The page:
Game Informer has now published its full interview with Paper Mario: Color Splash producer Kensuke Tanabe. Tanabe was asked about a variety of topics, including the inspiration behind repainting the world, whether the team ever considered ditching combat entirely, and the team’s sense is for what fans of the Paper Mario series would like to see in the future.

Continue on below for a roundup of Tanabe’s notable responses. Read the full interview on Game Informer here.

Nintendo has a solid stable of franchises ranging from Mario to Zelda. From time to time though, they’ll introduce something completely new. During the Wii era for example, Nintendo offered up its own take on the shooter genre with Splatoon.

Nintendo of America president Reggie Fils-Aime was interviewed during the TV documentary series
Unlocked: The World of Games, Revealed. As part of that, he was asked how Nintendo decides between using one of its iconic characters or something completely new.

Reggie explained in response:

SEGA 3D Fukkoku Archives 3: Final Stage shipped in Japan this week. To mark the game’s launch, Famitsu caught up with developers Yosuke Okunari and Kagasei Shimomura for an interview.

During the short discussion, Okunari and Shimomura explain how they settled on the games to include for the latest collection. The two also commented on the additions of Alien Syndrome and Columns as well as why the two bonus games were chosen. If that wasn’t enough, Shimomura left the door open to returning to SEGA 3D Classics in the future.

Continue on below for our full translation.

Game Freak’s Junichi Masuda recently made some comments about Pokemon and Switch during an interview with Spanish site MeriStation which gained quite a bit of attention. However, we thought the entire interview might be worth sharing, as it’s interesting in its own right. And thankfully, Nintendo Everything reader Gumbatei was up to the task of translating the comments into English.

Masuda, along with Shigeru Ohmori, talked a fair amount about Pokemon Sun/Moon and the series in general. The two talked about Alola Forms and whether they’ll return, the future of the franchise, and more. A question was also asked about potential Pokemon Diamond/Pearl remakes, but the response is about what you’d expect.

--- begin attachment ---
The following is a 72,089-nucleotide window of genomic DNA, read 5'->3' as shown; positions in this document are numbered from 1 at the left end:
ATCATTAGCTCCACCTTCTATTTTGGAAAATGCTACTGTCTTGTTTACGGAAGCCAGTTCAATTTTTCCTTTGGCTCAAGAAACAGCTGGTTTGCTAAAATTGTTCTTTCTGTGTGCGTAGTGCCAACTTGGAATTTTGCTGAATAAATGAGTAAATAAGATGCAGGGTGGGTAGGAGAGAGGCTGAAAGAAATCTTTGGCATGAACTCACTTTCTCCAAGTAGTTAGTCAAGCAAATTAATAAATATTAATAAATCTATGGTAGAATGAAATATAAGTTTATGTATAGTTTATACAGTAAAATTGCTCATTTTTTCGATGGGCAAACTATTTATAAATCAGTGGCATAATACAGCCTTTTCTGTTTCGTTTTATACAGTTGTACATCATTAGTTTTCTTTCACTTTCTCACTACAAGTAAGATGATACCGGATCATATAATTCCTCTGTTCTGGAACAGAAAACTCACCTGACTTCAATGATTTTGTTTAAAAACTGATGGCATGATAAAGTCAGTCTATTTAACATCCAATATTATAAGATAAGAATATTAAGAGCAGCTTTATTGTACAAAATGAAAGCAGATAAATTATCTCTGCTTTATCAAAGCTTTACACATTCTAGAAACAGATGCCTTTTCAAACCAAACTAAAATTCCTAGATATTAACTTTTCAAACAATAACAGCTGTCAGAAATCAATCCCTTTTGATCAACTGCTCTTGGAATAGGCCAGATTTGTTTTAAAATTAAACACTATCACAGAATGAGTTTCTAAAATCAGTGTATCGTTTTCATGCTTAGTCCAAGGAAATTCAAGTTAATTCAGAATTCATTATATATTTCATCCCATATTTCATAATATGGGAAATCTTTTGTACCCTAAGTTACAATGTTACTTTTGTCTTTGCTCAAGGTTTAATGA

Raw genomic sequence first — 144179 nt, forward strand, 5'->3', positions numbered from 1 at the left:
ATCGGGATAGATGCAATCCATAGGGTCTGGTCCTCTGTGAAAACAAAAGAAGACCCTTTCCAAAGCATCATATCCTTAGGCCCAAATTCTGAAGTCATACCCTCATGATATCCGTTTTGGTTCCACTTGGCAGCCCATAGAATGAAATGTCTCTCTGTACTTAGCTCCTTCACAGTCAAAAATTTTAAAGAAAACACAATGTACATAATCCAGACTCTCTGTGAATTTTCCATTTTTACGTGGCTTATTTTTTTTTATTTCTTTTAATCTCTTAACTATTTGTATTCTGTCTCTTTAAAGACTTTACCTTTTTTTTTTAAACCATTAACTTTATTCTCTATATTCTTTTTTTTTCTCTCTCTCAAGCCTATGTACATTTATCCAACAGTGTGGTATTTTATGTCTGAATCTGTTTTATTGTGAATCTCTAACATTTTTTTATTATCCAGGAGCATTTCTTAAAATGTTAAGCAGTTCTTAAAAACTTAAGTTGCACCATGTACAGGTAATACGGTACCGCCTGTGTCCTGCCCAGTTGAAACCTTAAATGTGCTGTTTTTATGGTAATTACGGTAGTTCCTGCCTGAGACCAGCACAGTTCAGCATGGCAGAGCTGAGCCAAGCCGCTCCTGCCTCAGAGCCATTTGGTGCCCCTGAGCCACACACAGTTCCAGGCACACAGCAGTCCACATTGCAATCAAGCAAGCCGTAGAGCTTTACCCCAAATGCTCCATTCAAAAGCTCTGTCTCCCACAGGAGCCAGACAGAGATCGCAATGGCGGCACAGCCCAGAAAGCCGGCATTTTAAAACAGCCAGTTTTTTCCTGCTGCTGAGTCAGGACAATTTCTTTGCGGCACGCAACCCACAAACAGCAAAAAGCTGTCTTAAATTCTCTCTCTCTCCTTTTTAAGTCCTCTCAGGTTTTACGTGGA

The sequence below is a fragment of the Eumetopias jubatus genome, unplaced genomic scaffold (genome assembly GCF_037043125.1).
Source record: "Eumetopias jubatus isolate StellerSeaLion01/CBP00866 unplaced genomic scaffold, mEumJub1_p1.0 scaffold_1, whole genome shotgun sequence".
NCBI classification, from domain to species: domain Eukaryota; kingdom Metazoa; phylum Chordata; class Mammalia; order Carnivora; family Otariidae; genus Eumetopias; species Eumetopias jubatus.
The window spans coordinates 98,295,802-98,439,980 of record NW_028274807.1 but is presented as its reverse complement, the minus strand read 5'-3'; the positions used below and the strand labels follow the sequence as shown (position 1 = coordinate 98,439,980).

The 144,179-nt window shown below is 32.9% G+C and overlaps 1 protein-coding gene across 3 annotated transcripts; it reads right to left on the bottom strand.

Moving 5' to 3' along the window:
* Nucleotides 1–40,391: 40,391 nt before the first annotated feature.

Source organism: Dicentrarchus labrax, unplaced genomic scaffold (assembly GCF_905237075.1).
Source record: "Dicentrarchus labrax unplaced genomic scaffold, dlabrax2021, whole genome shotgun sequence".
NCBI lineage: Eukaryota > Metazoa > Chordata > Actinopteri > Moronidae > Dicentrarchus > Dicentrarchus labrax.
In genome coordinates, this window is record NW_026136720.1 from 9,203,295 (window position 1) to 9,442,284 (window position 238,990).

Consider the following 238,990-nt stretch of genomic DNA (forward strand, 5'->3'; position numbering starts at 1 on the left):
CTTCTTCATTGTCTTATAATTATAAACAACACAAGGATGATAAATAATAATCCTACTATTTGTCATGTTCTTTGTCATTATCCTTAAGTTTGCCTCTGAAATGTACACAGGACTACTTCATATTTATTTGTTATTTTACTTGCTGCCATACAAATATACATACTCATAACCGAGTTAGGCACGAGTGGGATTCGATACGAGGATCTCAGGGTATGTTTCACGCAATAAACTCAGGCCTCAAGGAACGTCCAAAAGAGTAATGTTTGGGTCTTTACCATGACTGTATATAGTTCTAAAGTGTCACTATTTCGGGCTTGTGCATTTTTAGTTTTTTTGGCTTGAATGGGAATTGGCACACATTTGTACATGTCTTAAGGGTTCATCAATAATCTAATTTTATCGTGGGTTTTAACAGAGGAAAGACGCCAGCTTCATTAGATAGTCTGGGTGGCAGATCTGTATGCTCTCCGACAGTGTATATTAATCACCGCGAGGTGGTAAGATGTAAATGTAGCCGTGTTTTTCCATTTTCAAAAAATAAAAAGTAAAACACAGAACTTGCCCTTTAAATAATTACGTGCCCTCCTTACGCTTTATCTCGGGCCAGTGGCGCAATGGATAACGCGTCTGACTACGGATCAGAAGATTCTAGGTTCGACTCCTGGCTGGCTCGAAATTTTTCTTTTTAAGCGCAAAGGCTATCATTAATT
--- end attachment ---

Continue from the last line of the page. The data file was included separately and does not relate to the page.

Head past the break for the translated comments from Masuda and Ohmori.

Kevin Bayliss left a huge mark on Rare during his nearly 20-year run at the studio. As a designer and art director, he contributed to Donkey Kong Country, Diddy Kong Racing, Star Fox Adventures, and much more.

UK magazine GamesTM spoke with Bayliss (who is now at Playtonic) this month, and asked him plenty of interesting questions about his time at Rare. The topics we’re mainly interested in focus on Nintendo specifically. Bayliss commented on the process of redesigning Donkey Kong for Donkey Kong Country, the initial changes that Star Fox Adventures went through, meeting Shigeru Miyamoto, and more.

We’ve included Bayliss’ comments below. You can pick up GamesTM now for the full interview.

In an interview conducted by The New Yorker, Shigeru Miyamoto was asked about the piece of advise late Nintendo president Satoru Iwata gave to him which he cherishes the most.

Miyamoto thought about the question for a bit, and then went on to mention that Iwata “had this unique ability to rally people around a vision.” Iwata was able “to take something, give it shape and then to motivate people.”

Miyamoto also spoke about how unique Iwata was from the standpoint of a programmer. Although such developers may tell designers why something would be impossible, Iwata was the opposite, and “would say he was going to figure out how to make it work.”

You can listen to Miyamoto’s full comments on Iwata below.